Intuition in Action

So in answer to the UBS Warburg investment banker’s question (“Er, uh, how did you know that?”), let me explain how my intuition and intellect worked together to reveal a piece of information that would have remained otherwise hidden were it not for intuition and creativity.

  • I was in Santa Fe, New Mexico, USA, a small town of around 60,000 people. This is a factual piece of knowledge, and I therefore attribute this to my intellect.
  • People in Santa Fe hardly ever wear suits — and never wear bespoke suits. This is an anecdotal piece of observational evidence, as I did not quiz Santa Fe residents about their dress. I attribute this to my intuition, which had highlighted for me years earlier the contrast between how people dress in other cities relative to how they dress in Santa Fe.
  • I knew how to spot a bespoke suit. This is a factual piece of evidence, and I attribute this to my intellect.
  • I knew that bespoke suits were very expensive. Intellect.
  • I observed years prior that many investment bankers seem to look like male models. Again, this is an anecdotal piece of evidence, so, yes, I attribute this to intellect but more so to my intuition.
  • I observed that New Yorkers are among the trendiest people on the planet, concerned about this season’s latest fashion as few other cultures are. Ditto the above.
  • When I had been in New York City earlier in 1999, I had noticed that the “in” thing for men was square-toed dress shoes. Ditto the above.
  • Thus, when I found myself “arriving at the single gate airport in Santa Fe in late summer 1999 [and saw] a 20-something Adonis clad in a bespoke suit and wearing dress shoes with square toes,” I said to myself, that is an investment banker from New York City. How else to explain someone so young, handsome, ignorant of local dress norms, and with a high income in the hamlet of Santa Fe?
  • So now I knew I was seeing an investment banker. My intuition told me I was right. This felt like alignment with the truth — a feeling I believe most of us have felt.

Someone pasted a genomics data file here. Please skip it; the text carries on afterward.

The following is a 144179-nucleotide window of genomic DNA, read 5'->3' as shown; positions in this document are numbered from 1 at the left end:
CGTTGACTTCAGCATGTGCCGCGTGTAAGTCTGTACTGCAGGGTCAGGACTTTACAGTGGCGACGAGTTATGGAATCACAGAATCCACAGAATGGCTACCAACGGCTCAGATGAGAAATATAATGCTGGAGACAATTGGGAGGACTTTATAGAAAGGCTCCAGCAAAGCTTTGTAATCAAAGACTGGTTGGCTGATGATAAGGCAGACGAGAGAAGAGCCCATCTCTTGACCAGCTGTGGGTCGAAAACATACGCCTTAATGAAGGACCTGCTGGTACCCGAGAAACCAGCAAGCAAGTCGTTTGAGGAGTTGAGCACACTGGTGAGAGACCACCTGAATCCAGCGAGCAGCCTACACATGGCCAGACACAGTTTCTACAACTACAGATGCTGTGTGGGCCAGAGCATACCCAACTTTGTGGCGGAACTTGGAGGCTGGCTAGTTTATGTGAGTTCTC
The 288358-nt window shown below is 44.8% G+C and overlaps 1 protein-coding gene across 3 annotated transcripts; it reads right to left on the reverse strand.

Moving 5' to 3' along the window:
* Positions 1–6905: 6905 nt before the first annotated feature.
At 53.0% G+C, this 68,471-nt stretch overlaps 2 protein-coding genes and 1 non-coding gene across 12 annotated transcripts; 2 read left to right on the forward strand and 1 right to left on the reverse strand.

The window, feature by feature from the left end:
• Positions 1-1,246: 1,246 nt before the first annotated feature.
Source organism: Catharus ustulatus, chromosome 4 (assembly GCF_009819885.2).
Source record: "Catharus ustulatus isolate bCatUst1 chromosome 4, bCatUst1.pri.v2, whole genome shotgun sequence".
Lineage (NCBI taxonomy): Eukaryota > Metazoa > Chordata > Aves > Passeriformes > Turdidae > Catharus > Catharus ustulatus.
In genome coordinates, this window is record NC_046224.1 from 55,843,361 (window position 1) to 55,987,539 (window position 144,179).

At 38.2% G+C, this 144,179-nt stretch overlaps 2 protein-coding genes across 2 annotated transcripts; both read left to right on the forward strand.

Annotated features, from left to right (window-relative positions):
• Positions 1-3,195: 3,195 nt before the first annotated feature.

• But why was the investment banker in Santa Fe? Was he on vacation or here working? Using my intellect and my intuitive sense of appropriateness, I concluded that the probability was that he was in Santa Fe working and not on vacation. Otherwise, he would know that people in Santa Fe do not wear suits, or he would prefer not to be wearing a suit at all.
  • But how did I know he worked for UBS Warburg and not some other firm? Did I guess? Absolutely not. I knew that New Mexico only had two firms in the entire state that were publicly traded and both were health care companies, one in Albuquerque and the other in Santa Fe. Intellect.
  • I knew that in a famous mutiny Smith Barney’s Benjamin Lorello had taken Wall Street’s largest health care banking team to UBS Warburg earlier in 1999 for a reported three-year contract worth a whopping $70 million. Only UBS Warburg could afford to cover such remote territory as New Mexico. Again, a combo of intellect and intuition. Once more I got that tingly “you’ve got it right” feeling associated with coming into accord with reality.
  • I now knew that he was likely an investment banker for UBS Warburg, but from which of the two companies was a deal likely forthcoming? I surmised using a combination of intellect and intuition that it was the company he had spent more time with on his visit.
  • Next, I knew that it would be too expensive even for UBS Warburg to pay for a car service to take the banker from Albuquerque the 60 miles up to Santa Fe. So the banker had probably driven a rental car. That was when my intuition and creativity led to a question that would help me resolve the dilemma: “How was that drive up from Albuquerque?”
  • See, I knew it had been very windy the afternoon of the day prior, whereas today it was summer-comfortable. That suggested to me that he had likely flown in the day before and spent time in Albuquerque making a “Hey, we are now UBS Warburg, not Salomon Brothers”-type of check-in with a health care company. This guy wanted to finish his trip with his real interest: Genzyme.
  • Most importantly, this entire process was guided by my creative and intuitive faculties. Put another way, I believe my intellect was in service to a higher form of consciousness.

Although this is a dramatic story of intuition’s power, when coupled appropriately with intellect, it is not unique. Better still, in the coming months I will share with you some of the secrets of how to tap your intuition and to deploy it as you see fit, whether it is to uncover an investment banking deal simply from momentary observation of an out-of-place character in Santa Fe or how much top-line revenue growth to assume in your discounted cash flow model.

I would love to hear from you about your stories and thoughts about intuition. Feel free to leave a comment below, or reach out to me at jason.voss@cfainstitute.org and please put the word “intuition” in your subject line.